So the first type and probably most common is an atomized spray applicator. Atomized spray valves are pretty much the all-around option for applying the liquid form of coating, using a low volume, low pressure spray, which allows you to provide a selective pattern, you're not using a high volume spray gun, where you're getting this mist and cloud of material that goes everywhere, it's a very gentle, soft application of the fluids where it needs to be.
Atomizing can be used for fully selective applications or even automating a mask and spray type of a process. If you're using a solvent based coating, just be sure the coating is diluted to the proper ratio, or use a slow evaporating solvent. And that helps keep the spray heads clean and keeps them from drying too quickly.
Atomizing is also typically a choice for achieving the lowest film thicknesses that are required, for a lot of coating operations. Often, get as low as 25 to 50 micron films, and even thinner with highly solvenated, compositions.
There's a choice of fine, narrow spray and wide spray patterns available. And a combination of head sizes or types, can be configured to fit the process, and applicator speeds are typically in the, 100 to 200 millimeter per second range. Will say four to six, or four to eight inches per second rate. The second type of applicator is an airless spray valve. Oftentimes you refer to this as a film coating valve, a curtain coating valve, a flow coating valve, and this type of valve relies on the viscosity [inaudible 00:27:44] of the coating to create a solid fan or a film pattern, which lays down a very defined Stripe of the coating onto the substrate. This type of applicator what's really best in solvent based coatings.
Kind of the sweet spot is around 50 to 65 centipoise, but usually, anything under 100 centipoise can be run. There's other tools that can use to help, higher viscosity products work with this, but you typically want a very, very low viscosity coating to apply in here. The applicator speeds are much higher, they're in the 350 to 500 millimeter per second range. So you're anywhere from, I think you're about 12, 14 inches up to the 18 inches a second range. But, be aware, even though it is fast, because of the high speed, you've got a risk of possible splashing, from the coating bouncing off certain component geometries. If you do find something like this happens, often you can prevent this by maybe shifting the path slightly in your program, or even just try changing the direction of the coating path.
The third common applicator used in selective heads, or selective process are needle dispense valves. And these typically, are very commonly used, they complement the work that a spray valve might do, and the needle valves are used to typically apply coating around or under tall components. You can use it to draw an outline around a coating area, or you're applying a line or a dot of coating onto a component, or component leads for maybe some extra coverage or else if you need to get into hard to areas between tall components. In cases where the coating requirements, or the product design doesn't exactly allow a fully selective process, and a lot of times needle valves are used to apply a liquid peelable mask in select areas before coating,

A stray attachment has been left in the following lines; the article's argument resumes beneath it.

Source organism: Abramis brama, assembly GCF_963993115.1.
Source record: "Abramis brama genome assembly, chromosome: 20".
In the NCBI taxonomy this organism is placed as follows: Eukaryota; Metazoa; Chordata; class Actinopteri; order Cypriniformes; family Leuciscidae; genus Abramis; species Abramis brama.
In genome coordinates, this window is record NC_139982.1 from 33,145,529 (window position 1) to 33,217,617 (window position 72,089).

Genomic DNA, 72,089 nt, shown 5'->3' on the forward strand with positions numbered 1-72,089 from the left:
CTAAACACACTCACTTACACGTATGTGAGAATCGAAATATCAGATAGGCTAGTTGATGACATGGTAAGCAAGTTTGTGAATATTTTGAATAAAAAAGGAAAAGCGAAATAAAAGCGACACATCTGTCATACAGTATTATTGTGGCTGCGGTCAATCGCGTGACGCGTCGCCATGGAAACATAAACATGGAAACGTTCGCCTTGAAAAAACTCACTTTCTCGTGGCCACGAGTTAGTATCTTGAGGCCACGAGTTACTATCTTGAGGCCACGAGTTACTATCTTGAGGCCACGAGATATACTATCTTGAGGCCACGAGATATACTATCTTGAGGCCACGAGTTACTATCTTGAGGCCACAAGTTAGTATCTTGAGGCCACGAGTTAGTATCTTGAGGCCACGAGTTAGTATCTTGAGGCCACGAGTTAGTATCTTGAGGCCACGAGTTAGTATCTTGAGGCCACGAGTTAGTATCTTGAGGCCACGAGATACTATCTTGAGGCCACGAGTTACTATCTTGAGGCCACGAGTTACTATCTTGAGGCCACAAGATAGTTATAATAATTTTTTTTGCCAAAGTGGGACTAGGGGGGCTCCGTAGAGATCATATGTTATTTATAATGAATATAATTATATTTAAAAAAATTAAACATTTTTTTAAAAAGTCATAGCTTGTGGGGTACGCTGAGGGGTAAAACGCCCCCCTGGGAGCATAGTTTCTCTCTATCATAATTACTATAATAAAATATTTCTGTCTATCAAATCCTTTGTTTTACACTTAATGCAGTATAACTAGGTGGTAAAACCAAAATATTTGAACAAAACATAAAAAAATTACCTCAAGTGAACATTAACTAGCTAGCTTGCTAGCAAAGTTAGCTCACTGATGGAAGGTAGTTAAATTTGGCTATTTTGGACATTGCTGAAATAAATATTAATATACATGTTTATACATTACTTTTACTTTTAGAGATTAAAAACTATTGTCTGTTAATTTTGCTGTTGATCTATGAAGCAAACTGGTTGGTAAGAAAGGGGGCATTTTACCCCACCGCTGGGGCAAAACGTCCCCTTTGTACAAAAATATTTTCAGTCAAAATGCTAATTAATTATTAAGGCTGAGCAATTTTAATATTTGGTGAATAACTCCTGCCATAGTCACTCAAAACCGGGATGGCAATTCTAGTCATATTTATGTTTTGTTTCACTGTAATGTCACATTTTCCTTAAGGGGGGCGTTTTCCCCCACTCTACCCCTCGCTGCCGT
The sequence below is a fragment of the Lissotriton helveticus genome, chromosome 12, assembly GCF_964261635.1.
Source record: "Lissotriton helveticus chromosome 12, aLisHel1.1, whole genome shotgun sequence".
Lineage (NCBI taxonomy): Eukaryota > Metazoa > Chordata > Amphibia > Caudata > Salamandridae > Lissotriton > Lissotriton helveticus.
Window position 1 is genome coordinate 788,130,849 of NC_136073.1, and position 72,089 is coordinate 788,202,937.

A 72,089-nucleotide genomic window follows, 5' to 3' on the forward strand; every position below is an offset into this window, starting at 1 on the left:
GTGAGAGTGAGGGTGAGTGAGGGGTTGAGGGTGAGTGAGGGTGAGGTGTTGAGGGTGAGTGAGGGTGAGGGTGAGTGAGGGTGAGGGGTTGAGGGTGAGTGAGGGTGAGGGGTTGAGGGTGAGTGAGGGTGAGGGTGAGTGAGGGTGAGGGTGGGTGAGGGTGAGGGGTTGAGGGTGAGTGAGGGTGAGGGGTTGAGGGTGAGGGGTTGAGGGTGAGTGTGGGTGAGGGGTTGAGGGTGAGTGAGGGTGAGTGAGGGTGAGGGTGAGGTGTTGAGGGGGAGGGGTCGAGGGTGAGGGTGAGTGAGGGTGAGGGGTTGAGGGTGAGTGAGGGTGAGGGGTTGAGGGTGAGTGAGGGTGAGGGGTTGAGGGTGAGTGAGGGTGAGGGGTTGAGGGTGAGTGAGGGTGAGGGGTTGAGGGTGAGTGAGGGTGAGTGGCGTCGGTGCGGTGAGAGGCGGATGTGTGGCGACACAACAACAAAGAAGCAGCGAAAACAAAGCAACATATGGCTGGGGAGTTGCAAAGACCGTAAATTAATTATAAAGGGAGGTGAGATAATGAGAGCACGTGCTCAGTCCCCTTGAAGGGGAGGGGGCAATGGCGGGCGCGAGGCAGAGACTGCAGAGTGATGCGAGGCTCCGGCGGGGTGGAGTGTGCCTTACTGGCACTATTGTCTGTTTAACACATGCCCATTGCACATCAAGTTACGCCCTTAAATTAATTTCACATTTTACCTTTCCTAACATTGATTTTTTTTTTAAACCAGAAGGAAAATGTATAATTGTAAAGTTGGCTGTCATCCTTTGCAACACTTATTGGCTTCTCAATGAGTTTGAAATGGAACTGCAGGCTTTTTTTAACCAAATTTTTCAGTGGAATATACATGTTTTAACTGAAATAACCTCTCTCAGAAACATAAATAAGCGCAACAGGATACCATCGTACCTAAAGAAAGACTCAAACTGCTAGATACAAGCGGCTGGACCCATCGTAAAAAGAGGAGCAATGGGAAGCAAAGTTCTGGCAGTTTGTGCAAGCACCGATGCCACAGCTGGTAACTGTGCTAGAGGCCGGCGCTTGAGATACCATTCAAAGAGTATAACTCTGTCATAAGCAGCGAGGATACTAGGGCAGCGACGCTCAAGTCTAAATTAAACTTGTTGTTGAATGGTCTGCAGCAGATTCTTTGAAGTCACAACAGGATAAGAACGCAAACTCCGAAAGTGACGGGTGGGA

Hey, I have a question on the liquid peelable mask. If you're applying it with the needle, is there a sweet spot for viscosity, for something like that?
I've seen anything as low as 10,000 up to, will say 30, 40,000, obviously, and this is just saying, if you're applying from just a reservoir using air pressure. The needle valves can apply much higher viscosity products, but then you'd have to use a pump of some sort and remove it. So anywhere in the 10 to 40,000 centipoise, you can do higher viscosities if maybe they're thixotropic, but that's usually the sweet spot.
Yeah. And one caution that, we've run into on the Chemtronics side is, the sheer curing that can occur with some masks. So there's especially in the natural latex is what a sheer cure is, is under pressure. Like if you have some in your finger and you squeeze it, it actually cures as you do that. And, of course, the pressures get pretty high as you get to the end of that needle. So it could run into problems there. So if you're specking a mask for a process like that, and you could be plugging up on you, well, just thinning it down may not do it, and you need to take a look at that.
So here's just a kind of an application tip, if you're using a needle valve, you've got maybe a high viscosity version or a gel version of the coating, use needle valve to draw a dam next to a keep out, or around a connector, prior to your spraying. I mentioned earlier about using a certain connector design to prevent wicking, but if you're a contract coating house or a contract manufacturer, you've got to use what you're given and you've got unsealed components, or unsealed connectors, it's always good to be able to use something that's got high enough viscosity.
You can apply it around the connector prior to using your low viscosity coating and it prevents anything from going inside. Typically we'll see this with a lot of service mount type, or through hole type connectors. Besides connectors a lot of times you'll see, using something like that for plugging opens vias, against to prevent coating from wicking through in the other side of the board.
And then the fourth kind of common applicator used in selective machines, is the micro or the jet dispense valve. These types of valves, they apply a very small amount of coating, either in a dot or a line, or some very defined pattern, often around keep outs or even coating individual components. These types of valves are what we'd call a non-contact type applicator and not necessarily spraying the coating, but you're just kind of letting dots or streams of liquid to exit the nozzle as it sits above the circuit board.